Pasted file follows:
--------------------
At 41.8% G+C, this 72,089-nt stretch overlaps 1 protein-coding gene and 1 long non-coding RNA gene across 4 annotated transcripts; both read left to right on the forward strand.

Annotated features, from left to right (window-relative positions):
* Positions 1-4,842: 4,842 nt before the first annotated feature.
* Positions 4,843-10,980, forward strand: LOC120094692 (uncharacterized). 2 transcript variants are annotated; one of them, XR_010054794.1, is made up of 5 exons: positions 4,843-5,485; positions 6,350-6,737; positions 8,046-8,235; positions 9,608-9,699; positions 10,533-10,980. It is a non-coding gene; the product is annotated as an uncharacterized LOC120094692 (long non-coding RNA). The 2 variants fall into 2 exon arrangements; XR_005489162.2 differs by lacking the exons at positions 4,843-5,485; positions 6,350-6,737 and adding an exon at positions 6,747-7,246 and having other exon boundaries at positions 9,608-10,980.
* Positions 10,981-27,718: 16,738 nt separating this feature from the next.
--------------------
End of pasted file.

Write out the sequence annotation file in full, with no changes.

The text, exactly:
At 41.8% G+C, this 72,089-nt stretch overlaps 1 protein-coding gene and 1 long non-coding RNA gene across 4 annotated transcripts; both read left to right on the forward strand.

Annotated features, from left to right (window-relative positions):
* Positions 1-4,842: 4,842 nt before the first annotated feature.
* Positions 4,843-10,980, forward strand: LOC120094692 (uncharacterized). 2 transcript variants are annotated; one of them, XR_010054794.1, is made up of 5 exons: positions 4,843-5,485; positions 6,350-6,737; positions 8,046-8,235; positions 9,608-9,699; positions 10,533-10,980. It is a non-coding gene; the product is annotated as an uncharacterized LOC120094692 (long non-coding RNA). The 2 variants fall into 2 exon arrangements; XR_005489162.2 differs by lacking the exons at positions 4,843-5,485; positions 6,350-6,737 and adding an exon at positions 6,747-7,246 and having other exon boundaries at positions 9,608-10,980.
* Positions 10,981-27,718: 16,738 nt separating this feature from the next.